May 11, 2006 – USA Today: The National Security Agency has been secretly collecting the phone call records of tens of millions of Americans, using data provided by AT&T, Verizon and BellSouth, people with direct knowledge of the arrangement told USA Today.

March 9, 2007 – Washington Post: A Justice Department investigation has found pervasive errors in the FBI’s use of its power to secretly demand telephone, e-mail and financial records in national security cases, officials with access to the report said yesterday. Officials said they could not be sure of the scope of the violations but “they believe that the 48 known problems may be the tip of the iceberg in an internal oversight system that one of them described as “shoddy.”

March 18, 2007 – Washington Post: FBI counter-terrorism officials continued to use flawed procedures to obtain thousands of U.S. telephone records during a two-year period when bureau lawyers and managers were expressing escalating concerns about the practice, according to senior FBI and Justice Department officials and documents.

March 6, 2008 – Washington Post: FBI Director Robert S. Mueller III told senators yesterday that agents improperly used a type of administrative subpoena to obtain personal data about Americans until internal reforms were enacted last year.

March 10, 2008 – Wall St. Journal: Five years ago, Congress killed an experimental Pentagon anti-terrorism program meant to vacuum up electronic data about people in the U.S. to search for suspicious patterns. Opponents called it too broad an intrusion on Americans’ privacy, even after the Sept. 11 terrorist attacks. On Friday, the House Energy and Commerce Committee released a letter warning colleagues to look more deeply into how telecommunications data are being accessed.

October 9, 2008 – ABC News: Despite pledges by President George W. Bush and American
intelligence officials to the contrary, hundreds of U.S. citizens overseas have been eavesdropped on as they called friends and family back home, according to two former military intercept operators who worked at the giant National Security Agency (NSA) center in Fort Gordon, Georgia.

April 15, 2009 – New York Times: The National Security Agency intercepted private e-mail messages and phone calls of Americans in recent months on a scale that went beyond the broad legal limits established by Congress last year, government officials said in recent interviews.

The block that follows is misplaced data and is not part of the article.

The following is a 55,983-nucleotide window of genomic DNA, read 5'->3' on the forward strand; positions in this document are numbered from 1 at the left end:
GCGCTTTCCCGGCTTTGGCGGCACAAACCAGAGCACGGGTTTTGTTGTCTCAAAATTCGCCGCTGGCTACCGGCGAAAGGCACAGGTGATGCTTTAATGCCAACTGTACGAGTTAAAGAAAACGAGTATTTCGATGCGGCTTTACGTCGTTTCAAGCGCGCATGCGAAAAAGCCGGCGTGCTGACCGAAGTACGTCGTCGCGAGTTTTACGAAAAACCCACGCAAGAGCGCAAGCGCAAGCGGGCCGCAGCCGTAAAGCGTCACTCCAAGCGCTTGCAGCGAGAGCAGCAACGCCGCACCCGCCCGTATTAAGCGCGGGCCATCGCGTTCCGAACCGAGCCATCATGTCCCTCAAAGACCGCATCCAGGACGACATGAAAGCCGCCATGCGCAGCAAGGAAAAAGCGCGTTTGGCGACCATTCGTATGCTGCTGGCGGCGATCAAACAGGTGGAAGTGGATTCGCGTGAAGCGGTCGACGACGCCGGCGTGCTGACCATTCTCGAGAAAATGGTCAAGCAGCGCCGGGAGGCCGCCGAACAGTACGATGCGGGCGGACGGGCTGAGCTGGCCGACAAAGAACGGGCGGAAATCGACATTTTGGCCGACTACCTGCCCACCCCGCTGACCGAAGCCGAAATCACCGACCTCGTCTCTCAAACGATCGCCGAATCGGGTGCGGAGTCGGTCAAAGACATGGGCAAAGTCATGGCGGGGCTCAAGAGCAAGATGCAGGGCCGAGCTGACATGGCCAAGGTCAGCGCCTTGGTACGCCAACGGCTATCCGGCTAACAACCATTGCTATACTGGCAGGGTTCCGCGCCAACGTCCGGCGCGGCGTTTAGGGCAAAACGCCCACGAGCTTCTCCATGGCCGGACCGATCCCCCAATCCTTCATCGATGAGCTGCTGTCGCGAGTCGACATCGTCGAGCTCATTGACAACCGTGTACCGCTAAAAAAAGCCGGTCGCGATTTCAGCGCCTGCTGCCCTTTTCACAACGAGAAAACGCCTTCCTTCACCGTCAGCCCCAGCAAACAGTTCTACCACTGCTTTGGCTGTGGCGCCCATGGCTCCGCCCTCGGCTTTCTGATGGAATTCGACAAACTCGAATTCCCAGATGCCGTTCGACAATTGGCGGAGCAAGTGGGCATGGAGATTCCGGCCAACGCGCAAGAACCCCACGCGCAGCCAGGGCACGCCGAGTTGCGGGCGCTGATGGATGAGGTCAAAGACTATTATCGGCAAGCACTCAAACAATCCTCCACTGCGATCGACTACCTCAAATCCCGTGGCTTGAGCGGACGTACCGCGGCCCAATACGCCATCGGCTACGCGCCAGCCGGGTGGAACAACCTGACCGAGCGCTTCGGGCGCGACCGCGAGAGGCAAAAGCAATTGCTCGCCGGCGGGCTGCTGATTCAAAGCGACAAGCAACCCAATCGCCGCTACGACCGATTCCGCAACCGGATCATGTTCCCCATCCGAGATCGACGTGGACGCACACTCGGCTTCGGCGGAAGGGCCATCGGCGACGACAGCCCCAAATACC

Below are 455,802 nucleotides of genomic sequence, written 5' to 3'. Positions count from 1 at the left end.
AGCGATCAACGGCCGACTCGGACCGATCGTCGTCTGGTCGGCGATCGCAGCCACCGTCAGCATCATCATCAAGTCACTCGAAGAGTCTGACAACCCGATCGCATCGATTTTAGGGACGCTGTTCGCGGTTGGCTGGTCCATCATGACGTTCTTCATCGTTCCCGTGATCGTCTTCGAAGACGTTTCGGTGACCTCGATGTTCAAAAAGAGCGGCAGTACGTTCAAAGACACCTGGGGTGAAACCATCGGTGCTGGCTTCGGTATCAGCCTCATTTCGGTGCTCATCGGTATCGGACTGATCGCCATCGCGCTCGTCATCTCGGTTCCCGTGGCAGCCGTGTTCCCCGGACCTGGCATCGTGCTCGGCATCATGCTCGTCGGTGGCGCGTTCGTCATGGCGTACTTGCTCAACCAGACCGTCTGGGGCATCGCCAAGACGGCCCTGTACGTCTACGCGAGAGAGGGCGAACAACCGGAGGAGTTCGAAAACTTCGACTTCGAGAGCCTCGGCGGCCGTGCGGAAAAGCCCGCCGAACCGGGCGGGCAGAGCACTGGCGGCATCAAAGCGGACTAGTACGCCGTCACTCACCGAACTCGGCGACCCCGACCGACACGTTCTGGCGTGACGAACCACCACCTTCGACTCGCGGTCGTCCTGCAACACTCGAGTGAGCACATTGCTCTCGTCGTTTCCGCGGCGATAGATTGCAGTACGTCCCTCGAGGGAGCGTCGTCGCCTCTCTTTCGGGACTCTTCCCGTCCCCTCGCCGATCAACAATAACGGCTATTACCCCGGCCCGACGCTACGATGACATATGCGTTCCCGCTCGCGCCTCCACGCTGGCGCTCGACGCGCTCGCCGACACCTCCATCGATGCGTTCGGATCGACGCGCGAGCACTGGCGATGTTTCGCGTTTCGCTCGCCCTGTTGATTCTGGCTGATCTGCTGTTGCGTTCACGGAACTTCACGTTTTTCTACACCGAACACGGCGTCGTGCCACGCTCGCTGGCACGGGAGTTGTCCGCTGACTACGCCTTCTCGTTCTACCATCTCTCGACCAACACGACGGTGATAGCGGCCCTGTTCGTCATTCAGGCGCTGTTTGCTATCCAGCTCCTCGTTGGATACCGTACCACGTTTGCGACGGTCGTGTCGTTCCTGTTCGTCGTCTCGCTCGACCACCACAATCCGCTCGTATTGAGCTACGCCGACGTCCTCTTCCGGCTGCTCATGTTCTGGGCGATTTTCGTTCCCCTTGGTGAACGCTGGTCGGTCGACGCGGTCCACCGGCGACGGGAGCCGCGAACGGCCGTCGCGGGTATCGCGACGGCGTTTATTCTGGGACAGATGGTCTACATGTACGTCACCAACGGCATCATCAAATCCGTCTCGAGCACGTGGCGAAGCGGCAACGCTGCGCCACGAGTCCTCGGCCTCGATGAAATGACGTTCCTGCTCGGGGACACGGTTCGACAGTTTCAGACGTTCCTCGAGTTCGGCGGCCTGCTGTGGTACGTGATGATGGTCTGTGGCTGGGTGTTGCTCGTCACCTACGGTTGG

April 16, 2009 –The Washington Independent: Just released from Sen. Dianne Feinstein (D-Calif.), chairwoman of the Senate Select Committee on Intelligence, reacting to the National Security Agency’s surveillance “over-collection” “These are serious allegations, and we will make sure we get the facts,” said Senator Dianne Feinstein (D-Calif.), chairman of the Senate Intelligence Committee. “The Committee is looking into this, and we will hold a hearing on this subject within one month.”

June 16, 2009 – New York Times: The National Security Agency is facing renewed scrutiny over the extent of its domestic surveillance program, with critics in Congress saying its recent intercepts of the private telephone calls and e-mail messages of Americans are broader than previously acknowledged, current and former officials said.

June 17, 2009 – The Atlantic’s Marc Ambinder: Sen. Feinstein says that NYT story on wiretapping is “way” overblown; says Congress is aware of problems and NSA is reforming.

If the above isn’t the picture of a rampant, lawless surveillance state, what is? How, at this point, are they even able to read from this same absurd script with a straight face? What else could the key members of Congress — other than a Russ Feingold here and a Rush Holt there — possibly do to make clear that they not only acquiesce to all of this, but actively support it?Φ

Glenn Greenwalk is a New York Times author and host of Salon.com where this article was posted June 18, 2009. His most recent book is Great American Hypocrites released in April 2008.

Photo courtesy of David dos Santos; http://en.wikipedia.org/wiki/Glenn_Greenwald

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One Response to “ The Illegal Spying Game, Played Over and Over ”